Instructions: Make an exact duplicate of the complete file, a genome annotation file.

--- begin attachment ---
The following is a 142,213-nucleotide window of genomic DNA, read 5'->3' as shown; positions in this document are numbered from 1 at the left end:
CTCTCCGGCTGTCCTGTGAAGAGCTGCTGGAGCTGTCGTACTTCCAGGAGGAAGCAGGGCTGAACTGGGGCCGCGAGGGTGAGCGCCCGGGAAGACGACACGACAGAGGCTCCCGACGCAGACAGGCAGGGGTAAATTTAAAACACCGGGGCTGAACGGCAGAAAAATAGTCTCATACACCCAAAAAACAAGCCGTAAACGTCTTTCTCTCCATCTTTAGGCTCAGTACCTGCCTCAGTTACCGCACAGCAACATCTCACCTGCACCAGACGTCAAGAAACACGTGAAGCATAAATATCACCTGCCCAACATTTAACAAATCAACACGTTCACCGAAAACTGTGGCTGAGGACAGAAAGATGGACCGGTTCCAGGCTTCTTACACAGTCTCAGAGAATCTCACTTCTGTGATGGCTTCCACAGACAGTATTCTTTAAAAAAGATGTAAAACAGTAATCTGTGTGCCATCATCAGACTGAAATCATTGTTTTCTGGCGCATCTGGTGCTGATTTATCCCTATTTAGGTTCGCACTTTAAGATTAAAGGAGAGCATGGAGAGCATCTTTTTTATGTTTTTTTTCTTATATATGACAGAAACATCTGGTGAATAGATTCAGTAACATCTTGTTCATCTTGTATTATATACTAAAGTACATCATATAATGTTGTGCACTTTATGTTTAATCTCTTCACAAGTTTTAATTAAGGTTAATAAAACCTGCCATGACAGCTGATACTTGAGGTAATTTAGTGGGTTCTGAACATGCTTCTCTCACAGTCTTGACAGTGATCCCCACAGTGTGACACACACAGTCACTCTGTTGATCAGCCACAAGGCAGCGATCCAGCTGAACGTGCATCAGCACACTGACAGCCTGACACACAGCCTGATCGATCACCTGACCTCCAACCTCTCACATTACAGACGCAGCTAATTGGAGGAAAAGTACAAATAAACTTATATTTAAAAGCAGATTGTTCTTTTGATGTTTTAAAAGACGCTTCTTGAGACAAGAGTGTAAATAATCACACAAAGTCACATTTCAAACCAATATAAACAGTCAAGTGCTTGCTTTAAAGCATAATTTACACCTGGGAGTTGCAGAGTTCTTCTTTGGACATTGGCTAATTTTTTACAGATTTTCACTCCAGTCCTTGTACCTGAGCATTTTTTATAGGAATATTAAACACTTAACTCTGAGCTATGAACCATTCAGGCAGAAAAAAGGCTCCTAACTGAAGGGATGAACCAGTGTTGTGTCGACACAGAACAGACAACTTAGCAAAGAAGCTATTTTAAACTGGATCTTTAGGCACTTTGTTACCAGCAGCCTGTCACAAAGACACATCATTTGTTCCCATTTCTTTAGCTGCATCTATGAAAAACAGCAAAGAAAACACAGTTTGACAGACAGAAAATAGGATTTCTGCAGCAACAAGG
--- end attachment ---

The following is a 142,213-nucleotide window of genomic DNA, read 5'->3' as shown; positions in this document are numbered from 1 at the left end:
CTCTCCGGCTGTCCTGTGAAGAGCTGCTGGAGCTGTCGTACTTCCAGGAGGAAGCAGGGCTGAACTGGGGCCGCGAGGGTGAGCGCCCGGGAAGACGACACGACAGAGGCTCCCGACGCAGACAGGCAGGGGTAAATTTAAAACACCGGGGCTGAACGGCAGAAAAATAGTCTCATACACCCAAAAAACAAGCCGTAAACGTCTTTCTCTCCATCTTTAGGCTCAGTACCTGCCTCAGTTACCGCACAGCAACATCTCACCTGCACCAGACGTCAAGAAACACGTGAAGCATAAATATCACCTGCCCAACATTTAACAAATCAACACGTTCACCGAAAACTGTGGCTGAGGACAGAAAGATGGACCGGTTCCAGGCTTCTTACACAGTCTCAGAGAATCTCACTTCTGTGATGGCTTCCACAGACAGTATTCTTTAAAAAAGATGTAAAACAGTAATCTGTGTGCCATCATCAGACTGAAATCATTGTTTTCTGGCGCATCTGGTGCTGATTTATCCCTATTTAGGTTCGCACTTTAAGATTAAAGGAGAGCATGGAGAGCATCTTTTTTATGTTTTTTTTCTTATATATGACAGAAACATCTGGTGAATAGATTCAGTAACATCTTGTTCATCTTGTATTATATACTAAAGTACATCATATAATGTTGTGCACTTTATGTTTAATCTCTTCACAAGTTTTAATTAAGGTTAATAAAACCTGCCATGACAGCTGATACTTGAGGTAATTTAGTGGGTTCTGAACATGCTTCTCTCACAGTCTTGACAGTGATCCCCACAGTGTGACACACACAGTCACTCTGTTGATCAGCCACAAGGCAGCGATCCAGCTGAACGTGCATCAGCACACTGACAGCCTGACACACAGCCTGATCGATCACCTGACCTCCAACCTCTCACATTACAGACGCAGCTAATTGGAGGAAAAGTACAAATAAACTTATATTTAAAAGCAGATTGTTCTTTTGATGTTTTAAAAGACGCTTCTTGAGACAAGAGTGTAAATAATCACACAAAGTCACATTTCAAACCAATATAAACAGTCAAGTGCTTGCTTTAAAGCATAATTTACACCTGGGAGTTGCAGAGTTCTTCTTTGGACATTGGCTAATTTTTTACAGATTTTCACTCCAGTCCTTGTACCTGAGCATTTTTTATAGGAATATTAAACACTTAACTCTGAGCTATGAACCATTCAGGCAGAAAAAAGGCTCCTAACTGAAGGGATGAACCAGTGTTGTGTCGACACAGAACAGACAACTTAGCAAAGAAGCTATTTTAAACTGGATCTTTAGGCACTTTGTTACCAGCAGCCTGTCACAAAGACACATCATTTGTTCCCATTTCTTTAGCTGCATCTATGAAAAACAGCAAAGAAAACACAGTTTGACAGACAGAAAATAGGATTTCTGCAGCAACAAGG